It seems that about every thirty years Cuba’s economy has been buffeted by an economic cataclysm. The War of Independence in the late 1890s devastated the economy and decimated its population. The Great Depression affected Cuba deeply in the 1930s. The Socialist Revolution created massive economic upheaval in the 1960s. Then the dissolution of the Soviet Bloc in the early 1990s upturned many of the economic underpinnings that were laid during the country’s Socialist transformation.
The focus of this paper is Cuba’s response and economic performance during and after this latest debacle. The literature published in the Proceedings of the Association for the Study of the Cuban Economy (ASCE) is rich with excellent work pointing to the myriad of problems, deficiencies, and contradictions imbedded in the Cuban economy. But this paper will present a contrast to this past trend in interpretation. More precisely, it will stress that even though the cup of the Cuban economy may indeed be half-empty, it can also be viewed as half-full. One’s view will depend on what one compares Cuba’s recent economic performance to. On the basis of many development indicators and on output performance relative to economies in similar circumstances, the comparison is frequently favorable.
CUBA IN 1990
As the decade of the 1990s commenced, Cuba was an integral member of COMECON, the trading organism of the countries that composed the former Soviet Bloc. These were principally the Soviet Union and the countries of Eastern Europe. As a member of that organization, Cuba’s foreign trade and, in turn, its domestic production were subsumed into the logic of the organization. Under this mode of economic planning, each country was to specialize in what each was supposedly best suited to produce. Cuba was relegated to specializing in low value-added tropical products for the group, including sugar, citrus, and tobacco. In return it was to receive fuel, grains, and capital goods from its partners. Moreover, the terms of trade in this trade pattern were fixed for five-year periods, and a system of soft financing was in place for any accruing deficits (CEPAL 2000, p. 46).
By the end of the 1980s, 85% of Cuba’s foreign trade was with its COMECON partners. It was also a trade-dependent nation, with imports representing 41% of GDP, and foreign suppliers representing 37% of total internal demand (CEPAL 2000, p. 68). Essential items such as cereals, vegetable oil, shoes, and clothing were imported almost in their entirety. Yet the export sector had also become stagnant during this time, producing chronic trade deficits of around two billion pesos per year in the last half of the 1980’s (CEPAL 2000, Cuadro A.3). These trade deficits were accompanied by delays in completing investment projects, a ballooning fiscal deficit, and increasing inefficiencies in the agricultural sector in terms of output per unit of input (CONAS 1994, p. 12). The result was a stagnant overall economy with per capita GDP declining 3% between 1985 and 1989 (CEPAL 2000, Cuadros A.1, A.2). Moreover, by 1986 Cuba was already unable to service its hard currency debt and had declared a debt moratorium (CEPAL 2000, p. 69).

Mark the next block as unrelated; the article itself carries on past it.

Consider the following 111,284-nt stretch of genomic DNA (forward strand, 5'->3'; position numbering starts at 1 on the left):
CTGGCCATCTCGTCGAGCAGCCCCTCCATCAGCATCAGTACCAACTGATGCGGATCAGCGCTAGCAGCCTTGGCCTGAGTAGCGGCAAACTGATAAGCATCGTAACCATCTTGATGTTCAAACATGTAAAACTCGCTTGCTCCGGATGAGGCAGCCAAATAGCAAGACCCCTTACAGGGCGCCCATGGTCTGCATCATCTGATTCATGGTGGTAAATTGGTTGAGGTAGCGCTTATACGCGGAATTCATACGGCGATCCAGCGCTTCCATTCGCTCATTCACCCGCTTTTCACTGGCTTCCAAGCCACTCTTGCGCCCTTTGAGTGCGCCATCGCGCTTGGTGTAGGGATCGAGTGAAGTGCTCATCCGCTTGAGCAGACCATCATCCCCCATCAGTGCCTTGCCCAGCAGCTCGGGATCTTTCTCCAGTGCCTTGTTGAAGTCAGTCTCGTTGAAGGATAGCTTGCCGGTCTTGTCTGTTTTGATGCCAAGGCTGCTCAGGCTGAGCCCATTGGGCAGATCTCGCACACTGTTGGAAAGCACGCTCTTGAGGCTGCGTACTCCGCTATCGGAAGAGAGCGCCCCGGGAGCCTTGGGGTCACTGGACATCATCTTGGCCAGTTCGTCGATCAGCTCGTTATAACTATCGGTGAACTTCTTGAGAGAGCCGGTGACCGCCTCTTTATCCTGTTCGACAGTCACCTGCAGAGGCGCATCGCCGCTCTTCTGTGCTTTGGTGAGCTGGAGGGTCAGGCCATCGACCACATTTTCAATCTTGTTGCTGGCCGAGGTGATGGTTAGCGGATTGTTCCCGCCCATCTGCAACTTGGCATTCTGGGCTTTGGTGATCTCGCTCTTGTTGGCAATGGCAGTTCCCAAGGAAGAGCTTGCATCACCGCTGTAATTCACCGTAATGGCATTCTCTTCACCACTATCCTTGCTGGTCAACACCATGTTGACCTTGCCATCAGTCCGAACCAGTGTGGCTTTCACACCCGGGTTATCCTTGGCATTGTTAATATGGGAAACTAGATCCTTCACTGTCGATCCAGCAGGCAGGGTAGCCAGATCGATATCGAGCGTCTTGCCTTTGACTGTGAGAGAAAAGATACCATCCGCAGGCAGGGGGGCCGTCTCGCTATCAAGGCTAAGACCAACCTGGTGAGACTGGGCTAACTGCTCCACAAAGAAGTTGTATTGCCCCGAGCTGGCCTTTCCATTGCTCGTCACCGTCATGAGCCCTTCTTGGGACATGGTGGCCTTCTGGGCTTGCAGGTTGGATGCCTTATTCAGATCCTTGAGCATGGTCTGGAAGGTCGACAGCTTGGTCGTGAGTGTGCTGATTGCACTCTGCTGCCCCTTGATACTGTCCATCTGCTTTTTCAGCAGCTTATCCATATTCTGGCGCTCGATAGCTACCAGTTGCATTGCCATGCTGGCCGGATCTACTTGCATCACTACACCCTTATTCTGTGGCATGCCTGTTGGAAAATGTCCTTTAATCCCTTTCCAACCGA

The picture that emerges in 1990 is one of an economy that was troubled despite being buoyed by soft credits and stable terms of trade. It was import-dependent, yet its trading partners were distant. Its industry possessed generally antiquated technology, and its export sector was showing growing inefficiency. The situation was probably not viable in the long run. Yet the trading system that was underpinning the whole economic structure of the country disappeared almost overnight. Almost instantly, Cuba’s terms of trade savagely turned for the worse as its traditional trading partners began to insist in buying and selling at prevailing market prices which usually disfavored Cuba’s few export products. Concomitantly, the country’s credit lines disappeared. A country almost entirely dependent on imports found it difficult to buy anything abroad. The result, as we all know, was not pretty.
As stated earlier, the ASCE literature is rich with analysis of the events that Cuba experienced in the early part of the decade. So we will present only a cursory overview of the disaster.
Imports decreased 50% during the period 1990-93. As dependent as the economy had been on them, the shrinkage in economic activity had to be wide and large. Thus GDP decreased 30% (ONE 1996). By this measure the shrinkage beats that experienced in the United States during the Great Depression (27%) from peak to trough during 1929-1933 (BEA). Gross internal investment decreased 86%. Consumption decreased 24%, hitting even the diet. Daily per capita caloric consumption declined also 24% (FAO). The fiscal deficit ballooned 158% (CEPAL 2000, Cuadro A.13). Without credit lines, exports were the only lifeline to the outside world on which the country was so dependent, yet they declined 67% (ONE 1996). Table 1 elucidates the disaster that befell the main foreign exchange earners of the country.